June 5, 1999 | By: Mark Eclov

The 1999 edition of 4-H Senior Conference is over, but it will have a lifetime effect on many of the 600 youth that attended the annual event held June 14-18 on the University of Kentucky campus.

The highlight of the week or a significant memory is different for every participant. The schedule was packed with dozens of youth issue- oriented workshops, campus and community tours, the state officer's election campaigns, the state Fashion Revue, and awards ceremonies.

For many conference goers, it was their first exposure to a college dormitory and eating meals from a university food service.

Other attendees will never forget lessons learned from the six and nine hour "tracks" and two hour workshops offered on Tuesday through Thursday.

The list of "tracks" topics touched many of the hot buttons of today's youth issues from the more serious topics of building on diversity, teamwork training and sexual integrity for teens to less intense sessions on swing dancing, outdoor camping and making great videos.

The highlight of the tracks events may have been the "Crusin and Boozin' is Losin" session that featured a sobering mock accident carried out by the Lexington fire department and UK police in the shadows of the UK football stadium.

The two-hour workshops focused on lighter issues such as sand art, accordion playing, surfing the Internet and survival cooking.

"My favorite part would be the tracks," said Cassie Tapp from Webster County. "I took a teamwork track and we were trained to teach other kids how to work as a team. It is a very educational week."

Some of the 4-Her's spent the track and workshop time preparing to show off their latest clothing creations at the state 4-H Fashion Review which was held in front of the entire conference delegation on Wednesday evening at the UK Singletary Center for the Arts.

The overall Fashion Magic Winner was LeslieAnn Dunn from Carlisle County. This year's top ten winners of the State 4-H Fashion review included Kristina Lauer, Campbell County; Vanessa Vale, Jessamine County; Jacobie Bobbitt, Woodford County; April Horn, Daviess County; Sheri Beth Green, Owen County; Cynthia Barnes, Woodford County; Abigail Hobbs, Meade County; Elizabeth Hardesty, Meade County; Connie Lauer, Campbell County; and Carolyn Thompson, Barren County.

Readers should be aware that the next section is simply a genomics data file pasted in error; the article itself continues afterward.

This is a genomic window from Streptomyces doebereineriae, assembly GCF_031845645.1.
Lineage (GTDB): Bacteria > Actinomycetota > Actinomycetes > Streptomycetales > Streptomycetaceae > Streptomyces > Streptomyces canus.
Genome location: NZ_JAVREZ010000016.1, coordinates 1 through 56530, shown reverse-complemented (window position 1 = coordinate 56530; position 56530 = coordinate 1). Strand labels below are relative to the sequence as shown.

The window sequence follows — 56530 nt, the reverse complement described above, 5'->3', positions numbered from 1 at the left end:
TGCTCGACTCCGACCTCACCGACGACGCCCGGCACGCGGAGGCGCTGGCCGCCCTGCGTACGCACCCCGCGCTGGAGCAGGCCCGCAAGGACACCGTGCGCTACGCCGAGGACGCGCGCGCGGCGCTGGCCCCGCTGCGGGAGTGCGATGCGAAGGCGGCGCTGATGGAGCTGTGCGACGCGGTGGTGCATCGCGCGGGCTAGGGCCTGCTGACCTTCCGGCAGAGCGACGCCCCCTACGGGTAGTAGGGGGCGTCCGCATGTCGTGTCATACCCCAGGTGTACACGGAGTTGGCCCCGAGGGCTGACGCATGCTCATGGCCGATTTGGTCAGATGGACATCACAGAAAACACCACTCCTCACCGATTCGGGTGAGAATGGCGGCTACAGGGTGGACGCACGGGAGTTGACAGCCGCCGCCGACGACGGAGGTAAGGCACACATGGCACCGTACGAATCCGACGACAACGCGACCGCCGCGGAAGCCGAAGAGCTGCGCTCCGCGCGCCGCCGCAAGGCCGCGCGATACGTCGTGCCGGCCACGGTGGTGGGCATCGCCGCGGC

On Thursday morning, the fashion review participants made blankets for the Linus project, which distributes the products to youngsters throughout the country that are going through traumatized situations.

A dozen of the senior conference attendees spent part of their week learning the art of politics. Campaigning for the coveted positions of state 4-H officers began Wednesday evening with a election rally in UK's Memorial hall ended when the ballots were tabulated on Thursday afternoon.

The four new state officers were introduced on Thursday evening at the senior conference banquet. They include Rebecca Jackson, president, Shelby County; Marianne Lodmell, vice-president, Woodford County; Ross Pruitt , treasurer, Hopkins County; and DeAngelo Crane, secretary, Woodford County.

These new officers will be hard pressed to find a more challenging experience than the one they will have as 4-H's state youth ambassadors over the next twelve months. Their duties will include numerous speaking engagements, state fair event coordination, and long days of planning and preparation for the next annual conference.,p> "I think senior conference means a lot to 4-hers," said Shaun Garrett, a former state treasurer coming to UK in the fall as a chemistry major. "It gives them the ability to enhance their leadership skills and to get with other 4-Her's from across the state and talk about important issues in their counties and take back ideas for their own county's program."

Awards and recognition events were scheduled throughout the conference. Major awards such as the Kentucky Senior Honors Program and the Conrad Feltner awards honored dozens of youth and volunteer leaders for their contributions to local and statewide projects encompassing leadership, work projects and citizenship efforts.

"The conference definitely charges people up," said Danielle Hutchins, a second year college student from Nelson County who has been in 4-H since the fifth grade. "There are a lot of first time attendees and they are definitely saying they want to come back, get involved and be on the state teen council. They just love it."

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Contact: 

Writer: Mark Eclov (606) 257-7223 meclov@ca.uky.edu

Source: Jan Burke (606) 257- 5961 jburks@ca.uky.edu